An Important Meeting for Admiral's Row
The historic buildings in the Brooklyn Navy Yard known as Admiral's Row will have an important hearing next week when a hearing is held about transferring six acres of property from Federal control to the city. The city is planning to demolish the buildings to make way for a supermarket and parking lot while preservations are trying to save them. The meeting will take place Tuesday, December 11th from 7 to 9 pm at PS 307, located at 209 York Street (2 blocks north and 1 block west of the Navy Yard). An Army Corp of Engineers consultant will present a formal report on the condition of the buildings. Advocates have claimed they can be preserved and city officials say they are too deteriorated. The Historic Wallabout Association has produced talking points that back the transfer of the property and the construction of a supermarket on the site, but that urges "the adaptive re-use and restoration in whole, or in part, of the historic Admirals Row to allow for benefits to the local community including food, and job placement and training." It also says that "Federal agencies should restrict the transfer with a requirement that the City appoint a task force of local stakeholders to arrive at a community plan that meets these objectives and is economically viable." In the meantime, Brooklyn's Other Museum of Brooklyn continues to wage a campaign to preserve the Admiral's Row houses. Brooklyn Navy Yard Development Corp. President Andrew Kimball says there is "no option" but tearing down the historic, but deteriorated structures.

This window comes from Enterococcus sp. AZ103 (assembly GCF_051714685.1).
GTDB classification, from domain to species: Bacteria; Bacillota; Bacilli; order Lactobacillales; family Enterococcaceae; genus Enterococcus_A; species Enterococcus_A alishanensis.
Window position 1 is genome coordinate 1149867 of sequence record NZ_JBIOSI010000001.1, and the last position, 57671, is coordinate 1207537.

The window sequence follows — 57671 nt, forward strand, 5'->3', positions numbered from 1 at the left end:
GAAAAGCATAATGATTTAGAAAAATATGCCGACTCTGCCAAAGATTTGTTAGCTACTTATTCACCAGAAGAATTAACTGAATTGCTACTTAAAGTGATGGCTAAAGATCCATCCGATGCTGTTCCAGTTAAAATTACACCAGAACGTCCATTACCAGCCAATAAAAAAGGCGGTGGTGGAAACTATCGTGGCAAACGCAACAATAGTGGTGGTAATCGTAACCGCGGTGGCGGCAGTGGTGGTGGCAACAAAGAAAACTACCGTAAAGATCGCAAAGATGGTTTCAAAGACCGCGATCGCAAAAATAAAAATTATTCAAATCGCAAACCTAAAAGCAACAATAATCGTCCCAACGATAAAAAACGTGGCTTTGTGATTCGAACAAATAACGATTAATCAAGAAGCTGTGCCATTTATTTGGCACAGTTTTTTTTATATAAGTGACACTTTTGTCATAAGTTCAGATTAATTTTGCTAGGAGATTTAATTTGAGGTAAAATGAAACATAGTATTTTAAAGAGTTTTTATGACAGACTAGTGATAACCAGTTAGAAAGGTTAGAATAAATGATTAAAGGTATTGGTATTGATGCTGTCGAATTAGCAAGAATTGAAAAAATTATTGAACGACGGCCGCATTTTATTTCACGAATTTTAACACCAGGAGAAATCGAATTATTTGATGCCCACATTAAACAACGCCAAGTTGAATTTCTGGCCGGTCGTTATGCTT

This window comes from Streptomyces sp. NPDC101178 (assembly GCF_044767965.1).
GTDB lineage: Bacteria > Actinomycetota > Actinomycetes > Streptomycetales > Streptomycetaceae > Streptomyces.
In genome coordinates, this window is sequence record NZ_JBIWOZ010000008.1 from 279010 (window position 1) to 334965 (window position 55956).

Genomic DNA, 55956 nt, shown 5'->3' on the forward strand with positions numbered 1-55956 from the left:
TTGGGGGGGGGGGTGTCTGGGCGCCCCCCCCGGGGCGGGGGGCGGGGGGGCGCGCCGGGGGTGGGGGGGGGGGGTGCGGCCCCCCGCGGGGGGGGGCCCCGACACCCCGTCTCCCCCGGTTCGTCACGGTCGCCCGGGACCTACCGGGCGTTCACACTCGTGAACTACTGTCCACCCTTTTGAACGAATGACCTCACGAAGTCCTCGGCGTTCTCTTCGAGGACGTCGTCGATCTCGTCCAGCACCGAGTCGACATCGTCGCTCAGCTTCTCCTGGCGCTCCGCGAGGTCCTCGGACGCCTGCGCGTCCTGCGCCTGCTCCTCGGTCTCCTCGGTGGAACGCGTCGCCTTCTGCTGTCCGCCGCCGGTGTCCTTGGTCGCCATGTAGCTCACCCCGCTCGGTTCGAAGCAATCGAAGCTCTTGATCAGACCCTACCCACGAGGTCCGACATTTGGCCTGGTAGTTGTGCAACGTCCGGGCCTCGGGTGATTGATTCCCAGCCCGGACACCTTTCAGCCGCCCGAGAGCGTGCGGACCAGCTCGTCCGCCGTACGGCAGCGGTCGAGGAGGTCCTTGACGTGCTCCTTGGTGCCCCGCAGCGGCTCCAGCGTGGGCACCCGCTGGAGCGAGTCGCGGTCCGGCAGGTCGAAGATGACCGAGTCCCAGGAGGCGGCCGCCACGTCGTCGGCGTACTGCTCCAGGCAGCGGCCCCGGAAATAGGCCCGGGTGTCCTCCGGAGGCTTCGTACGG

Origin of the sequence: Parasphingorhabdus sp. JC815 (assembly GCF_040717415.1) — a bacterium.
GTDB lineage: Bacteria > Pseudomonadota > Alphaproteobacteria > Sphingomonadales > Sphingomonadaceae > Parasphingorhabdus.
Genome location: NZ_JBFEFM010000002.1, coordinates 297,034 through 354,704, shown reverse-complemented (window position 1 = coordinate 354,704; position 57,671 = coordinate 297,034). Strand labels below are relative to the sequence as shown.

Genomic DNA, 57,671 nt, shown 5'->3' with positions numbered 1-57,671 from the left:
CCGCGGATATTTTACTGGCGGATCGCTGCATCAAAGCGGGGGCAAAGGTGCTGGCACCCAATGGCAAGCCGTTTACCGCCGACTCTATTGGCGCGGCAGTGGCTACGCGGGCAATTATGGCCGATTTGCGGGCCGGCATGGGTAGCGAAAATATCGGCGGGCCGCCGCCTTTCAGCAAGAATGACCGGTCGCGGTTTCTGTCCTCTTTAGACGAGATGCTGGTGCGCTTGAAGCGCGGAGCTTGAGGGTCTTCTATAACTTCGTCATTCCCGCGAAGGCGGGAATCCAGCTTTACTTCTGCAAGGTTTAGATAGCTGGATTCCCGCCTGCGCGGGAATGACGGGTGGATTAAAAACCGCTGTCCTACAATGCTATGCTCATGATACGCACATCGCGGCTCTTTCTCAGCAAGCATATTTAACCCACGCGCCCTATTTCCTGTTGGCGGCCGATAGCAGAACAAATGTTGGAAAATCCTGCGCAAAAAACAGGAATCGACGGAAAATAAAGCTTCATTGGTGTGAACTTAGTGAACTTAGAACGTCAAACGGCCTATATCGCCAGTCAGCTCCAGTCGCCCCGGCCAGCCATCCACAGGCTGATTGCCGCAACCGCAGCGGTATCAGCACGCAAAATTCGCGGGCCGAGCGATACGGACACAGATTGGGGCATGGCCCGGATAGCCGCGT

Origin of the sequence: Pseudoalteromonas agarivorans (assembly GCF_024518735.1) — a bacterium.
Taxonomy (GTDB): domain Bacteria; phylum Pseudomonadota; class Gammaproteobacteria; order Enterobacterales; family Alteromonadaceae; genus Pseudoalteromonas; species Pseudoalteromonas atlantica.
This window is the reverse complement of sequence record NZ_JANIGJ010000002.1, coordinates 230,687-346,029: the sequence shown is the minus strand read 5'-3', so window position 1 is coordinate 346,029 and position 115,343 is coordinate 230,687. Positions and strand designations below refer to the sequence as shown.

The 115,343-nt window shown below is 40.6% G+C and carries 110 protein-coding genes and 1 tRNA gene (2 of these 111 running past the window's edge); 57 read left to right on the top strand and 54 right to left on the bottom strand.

Anyone that has seen the Admiral's Row buildings or spent time looking at them understands they are not in good condition. Yet, it does not require a leap of imagination to realize they would be invaluable assets to future generations if they were restored. They are part of Brooklyn history and losing them will simply add to the long and sad list of losses that Brooklyn has experienced during the current development boom. It would be hard, in fact, to come with a story for one's grandchild that would highlight our disregard for history more strongly than ripping down more of Brooklyn's history for the sake of building a supermarket parking lot.
If it happens, some of those children will grow up and mock the early 21st century public officials that allowed it the same way we shake our heads in disgust today at the mindset that allowed the destruction of Penn Station in the 1960s. No, the Admiral's Row buildings are not Penn Station, but the mentality that allowed the cultural vandalism that destroyed it is the same one plaguing Brooklyn today. The Bulldozer and Wrecking Ball School of Brooklyn Urban Planning will look just as short-sighted and ugly a couple of generations from now.